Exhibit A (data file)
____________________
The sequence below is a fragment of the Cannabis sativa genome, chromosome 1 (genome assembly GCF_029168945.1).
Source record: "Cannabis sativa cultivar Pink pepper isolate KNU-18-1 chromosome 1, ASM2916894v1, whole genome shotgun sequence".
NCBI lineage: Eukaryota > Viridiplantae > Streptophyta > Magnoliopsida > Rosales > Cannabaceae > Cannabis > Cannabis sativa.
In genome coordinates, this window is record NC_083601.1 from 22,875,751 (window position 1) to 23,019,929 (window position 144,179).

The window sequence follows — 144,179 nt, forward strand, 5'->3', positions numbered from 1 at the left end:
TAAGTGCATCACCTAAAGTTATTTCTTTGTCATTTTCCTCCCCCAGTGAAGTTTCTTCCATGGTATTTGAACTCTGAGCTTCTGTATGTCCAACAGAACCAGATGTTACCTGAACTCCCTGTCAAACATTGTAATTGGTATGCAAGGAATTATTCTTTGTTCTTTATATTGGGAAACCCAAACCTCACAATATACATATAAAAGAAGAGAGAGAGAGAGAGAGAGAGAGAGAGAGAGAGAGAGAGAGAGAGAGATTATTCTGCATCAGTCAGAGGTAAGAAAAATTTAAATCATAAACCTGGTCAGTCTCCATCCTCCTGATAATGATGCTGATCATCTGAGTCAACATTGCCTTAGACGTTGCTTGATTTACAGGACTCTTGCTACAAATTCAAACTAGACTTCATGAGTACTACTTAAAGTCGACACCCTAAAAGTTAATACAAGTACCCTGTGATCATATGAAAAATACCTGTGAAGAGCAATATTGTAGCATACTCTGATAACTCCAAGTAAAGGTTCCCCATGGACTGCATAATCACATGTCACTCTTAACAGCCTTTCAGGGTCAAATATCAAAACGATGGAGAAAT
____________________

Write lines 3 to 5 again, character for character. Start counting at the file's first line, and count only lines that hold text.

NCBI lineage: Eukaryota > Viridiplantae > Streptophyta > Magnoliopsida > Rosales > Cannabaceae > Cannabis > Cannabis sativa.
In genome coordinates, this window is record NC_083601.1 from 22,875,751 (window position 1) to 23,019,929 (window position 144,179).

The window sequence follows — 144,179 nt, forward strand, 5'->3', positions numbered from 1 at the left end: